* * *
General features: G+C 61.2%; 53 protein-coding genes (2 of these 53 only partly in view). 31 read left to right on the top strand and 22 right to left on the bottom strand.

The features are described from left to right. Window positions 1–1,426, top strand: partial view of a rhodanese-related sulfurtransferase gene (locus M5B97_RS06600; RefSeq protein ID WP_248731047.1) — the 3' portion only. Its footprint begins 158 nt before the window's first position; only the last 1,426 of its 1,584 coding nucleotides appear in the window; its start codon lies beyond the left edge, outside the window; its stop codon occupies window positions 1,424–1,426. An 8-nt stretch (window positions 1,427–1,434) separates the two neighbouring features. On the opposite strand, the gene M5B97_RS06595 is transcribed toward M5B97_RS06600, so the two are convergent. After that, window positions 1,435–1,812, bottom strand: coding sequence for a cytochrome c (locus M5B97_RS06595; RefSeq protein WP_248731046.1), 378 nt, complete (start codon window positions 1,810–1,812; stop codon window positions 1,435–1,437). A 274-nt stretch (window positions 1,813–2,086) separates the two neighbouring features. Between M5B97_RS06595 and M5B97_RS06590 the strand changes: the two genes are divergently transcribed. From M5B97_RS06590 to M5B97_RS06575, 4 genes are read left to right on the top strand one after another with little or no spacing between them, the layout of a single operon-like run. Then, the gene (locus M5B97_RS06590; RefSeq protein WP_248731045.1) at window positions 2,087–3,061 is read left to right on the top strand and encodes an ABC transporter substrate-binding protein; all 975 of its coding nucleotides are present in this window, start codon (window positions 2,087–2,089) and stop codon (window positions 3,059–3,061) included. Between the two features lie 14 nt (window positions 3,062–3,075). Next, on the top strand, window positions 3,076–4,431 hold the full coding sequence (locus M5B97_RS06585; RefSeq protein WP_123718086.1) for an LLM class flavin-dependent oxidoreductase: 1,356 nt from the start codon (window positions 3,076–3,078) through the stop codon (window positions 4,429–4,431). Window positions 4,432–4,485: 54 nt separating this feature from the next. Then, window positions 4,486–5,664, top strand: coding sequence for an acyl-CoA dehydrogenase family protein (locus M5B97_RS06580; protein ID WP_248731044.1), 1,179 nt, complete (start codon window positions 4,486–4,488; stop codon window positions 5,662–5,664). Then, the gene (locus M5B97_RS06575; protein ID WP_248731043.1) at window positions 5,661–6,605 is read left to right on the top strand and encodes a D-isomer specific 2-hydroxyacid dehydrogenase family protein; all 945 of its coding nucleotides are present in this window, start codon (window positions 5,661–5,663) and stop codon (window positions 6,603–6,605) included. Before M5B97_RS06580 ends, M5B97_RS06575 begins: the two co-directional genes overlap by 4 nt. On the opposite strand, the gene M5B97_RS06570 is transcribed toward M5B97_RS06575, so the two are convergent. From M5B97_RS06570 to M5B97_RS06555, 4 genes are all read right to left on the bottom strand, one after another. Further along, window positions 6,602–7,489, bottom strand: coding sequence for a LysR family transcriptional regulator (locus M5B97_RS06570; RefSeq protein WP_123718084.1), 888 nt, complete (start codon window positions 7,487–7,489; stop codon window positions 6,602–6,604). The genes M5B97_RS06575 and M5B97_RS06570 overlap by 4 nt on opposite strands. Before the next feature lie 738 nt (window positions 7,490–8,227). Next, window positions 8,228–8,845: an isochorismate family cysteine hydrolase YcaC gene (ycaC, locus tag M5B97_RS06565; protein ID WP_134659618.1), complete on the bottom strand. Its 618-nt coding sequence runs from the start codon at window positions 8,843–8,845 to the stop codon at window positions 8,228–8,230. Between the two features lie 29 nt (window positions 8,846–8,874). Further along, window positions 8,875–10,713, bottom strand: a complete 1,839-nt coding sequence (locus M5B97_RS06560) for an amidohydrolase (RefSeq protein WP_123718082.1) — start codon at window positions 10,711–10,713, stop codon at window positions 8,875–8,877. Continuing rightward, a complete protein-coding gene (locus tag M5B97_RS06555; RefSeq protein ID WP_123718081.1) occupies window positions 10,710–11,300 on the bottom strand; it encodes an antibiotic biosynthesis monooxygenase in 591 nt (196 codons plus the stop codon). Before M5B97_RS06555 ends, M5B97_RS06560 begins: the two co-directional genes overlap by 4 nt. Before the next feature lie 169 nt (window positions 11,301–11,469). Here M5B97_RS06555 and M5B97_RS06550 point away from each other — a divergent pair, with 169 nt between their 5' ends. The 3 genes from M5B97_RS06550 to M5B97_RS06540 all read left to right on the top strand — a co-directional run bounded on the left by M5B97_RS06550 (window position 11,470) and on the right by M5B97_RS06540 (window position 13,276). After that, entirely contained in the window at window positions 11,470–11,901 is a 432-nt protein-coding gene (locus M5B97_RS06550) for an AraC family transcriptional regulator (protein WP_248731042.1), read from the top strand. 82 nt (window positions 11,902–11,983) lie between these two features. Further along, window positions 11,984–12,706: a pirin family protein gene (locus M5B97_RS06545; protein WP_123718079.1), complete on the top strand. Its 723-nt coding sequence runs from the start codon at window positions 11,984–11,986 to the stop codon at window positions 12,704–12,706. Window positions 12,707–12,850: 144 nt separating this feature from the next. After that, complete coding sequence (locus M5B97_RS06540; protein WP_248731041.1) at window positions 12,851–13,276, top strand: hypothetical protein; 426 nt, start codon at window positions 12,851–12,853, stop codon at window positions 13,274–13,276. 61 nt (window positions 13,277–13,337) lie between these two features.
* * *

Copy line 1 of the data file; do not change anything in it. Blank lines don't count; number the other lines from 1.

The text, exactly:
General features: G+C 61.2%; 53 protein-coding genes (2 of these 53 only partly in view). 31 read left to right on the top strand and 22 right to left on the bottom strand.